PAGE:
Get more with myNEWS
A personalised news feed of stories that matter to you
Learn more
Concert promoter Colleen Ironside, who died at the age of 69 at her home in Hua Hin, Thailand. Photo: Handout

ObituaryShe brought The Rolling Stones to Hong Kong: tributes flow for Colleen Ironside, music promoter

  • Known as a tough operator in a cutthroat business, Ironside brought acts including the Rolling Stones to Hong Kong for concerts after the Sars outbreak in 2003
  • She also promoted concerts in Asia by the likes of Ed Sheeran, Coldplay, Elton John and Metallica. ‘I don’t know an artist she didn’t work with,’ a rival says
Scott Murphy

To her friends, Colleen Ironside was generous, loyal, liked to make outrageous remarks in her inimitable rasp, and was often seen with a glass of white wine in one hand, Marlboro Light in the other.

Music lovers knew her another way: as the promoter responsible for bringing the Rolling Stones, Coldplay, Elton John and dozens of other superstars to Asia, and raising the profile of the region as a place for musical acts to tour.

Ironside is reported to have died peacefully in her sleep at her home in Hua Hin, Thailand, on July 22. She was 69.

She began her career as a booking agent at the Harbour Premier Agency, before setting up the APA Booking Agency in her native Australia, where she worked with acts such as INXS.

Mick Jagger on stage with The Rolling Stones at HarbourFest in Hong Kong in 2003, a concert promoted by Colleen Ironside, who has died aged 69. Photo: AFP

“Colleen and I worked very closely in those early days of APA and I learned very quickly what a tough lady she was, working in a very cutthroat part of the music business,” says David Loiterton, a partner at Primary Wave Asia, a music publishing company. “She looked after her artists and they loved her for it.”

Ironside moved to Hong Kong in the early 1990s, where she launched Live Limited, a tour and event promotion company responsible for bringing performers such as David Bowie, No Doubt, Sting, Pet Shop Boys, Gwen Stefani and Christina Aguilera to the region.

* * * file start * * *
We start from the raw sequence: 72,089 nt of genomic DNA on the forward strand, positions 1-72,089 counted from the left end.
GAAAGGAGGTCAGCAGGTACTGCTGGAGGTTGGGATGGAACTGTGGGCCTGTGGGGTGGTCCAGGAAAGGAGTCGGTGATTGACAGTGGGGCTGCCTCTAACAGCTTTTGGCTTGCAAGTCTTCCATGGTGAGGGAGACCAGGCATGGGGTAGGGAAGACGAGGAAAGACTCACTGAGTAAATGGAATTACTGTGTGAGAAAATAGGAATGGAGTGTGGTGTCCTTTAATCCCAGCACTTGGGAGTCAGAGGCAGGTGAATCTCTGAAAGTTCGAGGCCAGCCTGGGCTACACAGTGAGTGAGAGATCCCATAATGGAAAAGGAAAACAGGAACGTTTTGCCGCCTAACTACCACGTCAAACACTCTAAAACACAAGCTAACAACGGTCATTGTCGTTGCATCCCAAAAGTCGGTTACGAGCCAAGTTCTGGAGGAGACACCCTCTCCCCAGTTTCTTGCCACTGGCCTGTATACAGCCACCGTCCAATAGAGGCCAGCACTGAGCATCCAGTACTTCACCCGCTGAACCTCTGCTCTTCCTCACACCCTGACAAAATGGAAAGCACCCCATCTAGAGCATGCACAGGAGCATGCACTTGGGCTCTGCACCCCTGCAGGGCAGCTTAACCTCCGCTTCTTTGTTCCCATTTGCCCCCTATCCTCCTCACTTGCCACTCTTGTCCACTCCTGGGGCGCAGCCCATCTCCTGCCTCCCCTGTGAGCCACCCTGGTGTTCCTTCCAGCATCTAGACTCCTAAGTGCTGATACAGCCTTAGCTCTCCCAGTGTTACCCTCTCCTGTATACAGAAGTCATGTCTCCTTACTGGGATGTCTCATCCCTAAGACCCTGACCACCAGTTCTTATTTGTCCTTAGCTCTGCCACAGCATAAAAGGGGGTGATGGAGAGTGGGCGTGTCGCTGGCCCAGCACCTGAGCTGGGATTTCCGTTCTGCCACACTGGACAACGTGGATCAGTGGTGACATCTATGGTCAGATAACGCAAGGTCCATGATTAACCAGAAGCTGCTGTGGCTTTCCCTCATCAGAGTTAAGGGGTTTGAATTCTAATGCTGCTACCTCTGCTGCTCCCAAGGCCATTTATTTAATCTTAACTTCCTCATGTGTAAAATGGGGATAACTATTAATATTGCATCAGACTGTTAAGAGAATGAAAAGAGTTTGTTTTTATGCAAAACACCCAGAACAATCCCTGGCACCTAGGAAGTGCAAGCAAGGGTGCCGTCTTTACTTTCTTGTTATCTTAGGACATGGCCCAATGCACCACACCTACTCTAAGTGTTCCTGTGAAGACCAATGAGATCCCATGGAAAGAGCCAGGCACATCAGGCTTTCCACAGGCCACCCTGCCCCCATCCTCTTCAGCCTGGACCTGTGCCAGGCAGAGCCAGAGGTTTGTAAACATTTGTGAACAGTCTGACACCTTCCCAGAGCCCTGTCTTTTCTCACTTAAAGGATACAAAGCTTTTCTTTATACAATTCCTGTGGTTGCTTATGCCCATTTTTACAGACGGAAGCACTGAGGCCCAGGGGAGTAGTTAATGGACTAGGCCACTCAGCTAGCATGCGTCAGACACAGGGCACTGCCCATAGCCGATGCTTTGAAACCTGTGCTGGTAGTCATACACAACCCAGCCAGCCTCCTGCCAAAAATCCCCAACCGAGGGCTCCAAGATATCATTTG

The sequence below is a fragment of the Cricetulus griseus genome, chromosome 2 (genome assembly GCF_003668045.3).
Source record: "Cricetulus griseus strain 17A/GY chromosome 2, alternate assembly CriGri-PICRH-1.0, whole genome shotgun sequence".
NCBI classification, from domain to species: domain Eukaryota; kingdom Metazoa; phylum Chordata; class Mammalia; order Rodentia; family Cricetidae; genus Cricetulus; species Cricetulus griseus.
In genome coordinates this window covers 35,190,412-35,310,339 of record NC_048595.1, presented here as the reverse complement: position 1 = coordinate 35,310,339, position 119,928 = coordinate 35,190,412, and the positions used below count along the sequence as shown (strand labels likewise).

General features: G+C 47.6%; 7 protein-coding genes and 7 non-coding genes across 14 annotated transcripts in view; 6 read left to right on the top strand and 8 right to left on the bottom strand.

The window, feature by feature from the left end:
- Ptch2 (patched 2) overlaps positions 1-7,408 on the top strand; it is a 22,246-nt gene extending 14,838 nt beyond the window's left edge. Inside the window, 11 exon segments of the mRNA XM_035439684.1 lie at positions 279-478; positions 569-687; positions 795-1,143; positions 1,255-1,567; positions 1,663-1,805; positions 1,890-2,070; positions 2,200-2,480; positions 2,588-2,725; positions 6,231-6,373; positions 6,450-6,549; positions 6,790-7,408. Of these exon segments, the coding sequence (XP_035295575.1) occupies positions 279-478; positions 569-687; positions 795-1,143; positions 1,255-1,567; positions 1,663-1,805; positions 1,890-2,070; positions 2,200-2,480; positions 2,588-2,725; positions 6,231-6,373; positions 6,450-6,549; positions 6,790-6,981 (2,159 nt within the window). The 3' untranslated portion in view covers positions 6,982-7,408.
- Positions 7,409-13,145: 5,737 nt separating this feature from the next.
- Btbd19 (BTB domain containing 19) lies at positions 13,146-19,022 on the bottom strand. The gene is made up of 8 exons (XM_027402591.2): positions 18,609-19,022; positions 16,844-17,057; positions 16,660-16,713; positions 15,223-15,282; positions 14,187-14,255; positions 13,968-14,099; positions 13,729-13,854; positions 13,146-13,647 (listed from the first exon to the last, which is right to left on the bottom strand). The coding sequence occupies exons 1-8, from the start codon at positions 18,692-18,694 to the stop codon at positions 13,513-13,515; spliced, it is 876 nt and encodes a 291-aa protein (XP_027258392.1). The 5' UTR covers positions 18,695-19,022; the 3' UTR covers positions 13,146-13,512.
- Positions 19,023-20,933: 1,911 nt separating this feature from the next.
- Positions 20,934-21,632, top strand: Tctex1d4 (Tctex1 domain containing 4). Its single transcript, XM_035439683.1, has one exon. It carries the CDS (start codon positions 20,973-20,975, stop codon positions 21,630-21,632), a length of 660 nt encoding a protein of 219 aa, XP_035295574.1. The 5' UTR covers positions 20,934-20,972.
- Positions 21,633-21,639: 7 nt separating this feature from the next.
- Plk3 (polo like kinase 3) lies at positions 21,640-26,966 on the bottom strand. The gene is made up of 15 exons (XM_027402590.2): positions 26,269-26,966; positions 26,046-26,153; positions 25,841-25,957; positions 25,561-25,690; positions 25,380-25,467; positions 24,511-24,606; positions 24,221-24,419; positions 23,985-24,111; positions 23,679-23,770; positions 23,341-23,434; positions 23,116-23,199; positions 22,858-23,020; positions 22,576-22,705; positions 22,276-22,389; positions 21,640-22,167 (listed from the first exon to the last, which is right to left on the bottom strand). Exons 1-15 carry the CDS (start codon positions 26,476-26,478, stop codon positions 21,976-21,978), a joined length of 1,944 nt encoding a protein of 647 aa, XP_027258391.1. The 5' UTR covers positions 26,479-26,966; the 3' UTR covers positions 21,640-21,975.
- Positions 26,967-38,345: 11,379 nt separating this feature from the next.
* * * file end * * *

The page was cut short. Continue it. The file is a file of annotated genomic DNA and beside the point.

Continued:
Who is Tia Ray? Meet the Chinese singer shaking up the world of urban sound

“The promoting scene is tough and high risk and Colleen always said it’s more instinct than science and if it ain’t got the vibe, then we were doomed on that or the other show,” says Michael Roche, managing director at Lushington Promotions, a rival music promoter.


“Colleen was held in such high esteem by her staff, the labels, venues, contractors, partners, fellow promoters, agents and artists alike. She gave so much to building and growing Western music in the Asian music scene and her legacy will long be remembered.”

Ironside’s professional highlights included helping to stage a concert to mark the return of Hong Kong to Chinese sovereignty in 1997, which featured as headliners Grace Jones and Boy George. She brought several major acts, including the Rolling Stones, to HarbourFest to perform on the Hong Kong harbourfront in 2003 after the Sars (severe acute respiratory syndrome) outbreak.
Elton John performs at the Asia-World Expo Arena in Hong Kong in 2008. Photo: AFP/Mike Clarke

She also enabled emerging and established artists to perform in places ranging from Shanghai and Macau to Singapore and Bangkok.

“I remember when [Coldplay lead singer] Chris Martin thanked her from the stage in Thailand before 60,000 people,” recalls Michael Hosking, managing director of Midas, a rival music promotion company.

“If someone like that mentions you from the stage, you know you’re a serious player. I don’t know an artist she didn’t work with, and she worked with all her rivals too.”


In later years, she worked for both global live entertainment leaders Live Nation and AEG, before relaunching her own company Live Limited in the past decade.

Shawn Mendes performs at Asia World-Expo, Hong Kong in 2017. Photo: Freez

Over the past several years, she staged shows in Hong Kong and Macau by such musical artists as Shawn Mendes, Ed Sheeran, Bob Dylan, Katy Perry, Metallica and Bryan Adams, and comedian Russell Peters.


“I think Colleen touched everyone in the Asian music business in some way. And everyone loved her,” says Jasper Donat, chief executive of the Singapore-based live digital media company Branded, which plans to honour Ironside at an upcoming conference in September.

“She got Mick Jagger to play Angie for her at HarbourFest. She put Bob Dylan in Vietnam. She worked with everyone. And the list goes on forever.”

Ironside turned 69 just last week and celebrated by eating at a good friend’s new restaurant in Hua Hin. Her death was unexpected.


“She passed peacefully in her sleep in her beachfront condo with the windows open, caressed by the tropical breeze, serenaded by the sound of the waves lapping on the shore and surrounded by her four loving cats,” says friend and former Hong Kong resident Carl Parker.

A funeral for Ironside is planned for mid-August in Bangkok.